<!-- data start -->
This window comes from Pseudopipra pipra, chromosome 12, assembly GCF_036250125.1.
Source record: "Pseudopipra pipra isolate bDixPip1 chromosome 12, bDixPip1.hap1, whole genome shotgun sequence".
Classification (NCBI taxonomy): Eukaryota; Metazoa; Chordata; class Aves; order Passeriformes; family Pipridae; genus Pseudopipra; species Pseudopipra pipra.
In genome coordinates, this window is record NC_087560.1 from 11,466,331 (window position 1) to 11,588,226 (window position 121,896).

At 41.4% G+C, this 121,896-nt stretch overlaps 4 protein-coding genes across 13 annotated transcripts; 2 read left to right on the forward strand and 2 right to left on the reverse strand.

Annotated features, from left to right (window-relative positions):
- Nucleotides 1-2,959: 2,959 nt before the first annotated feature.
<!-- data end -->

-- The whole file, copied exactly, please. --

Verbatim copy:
This window comes from Pseudopipra pipra, chromosome 12, assembly GCF_036250125.1.
Source record: "Pseudopipra pipra isolate bDixPip1 chromosome 12, bDixPip1.hap1, whole genome shotgun sequence".
Classification (NCBI taxonomy): Eukaryota; Metazoa; Chordata; class Aves; order Passeriformes; family Pipridae; genus Pseudopipra; species Pseudopipra pipra.
In genome coordinates, this window is record NC_087560.1 from 11,466,331 (window position 1) to 11,588,226 (window position 121,896).

At 41.4% G+C, this 121,896-nt stretch overlaps 4 protein-coding genes across 13 annotated transcripts; 2 read left to right on the forward strand and 2 right to left on the reverse strand.

Annotated features, from left to right (window-relative positions):
- Nucleotides 1-2,959: 2,959 nt before the first annotated feature.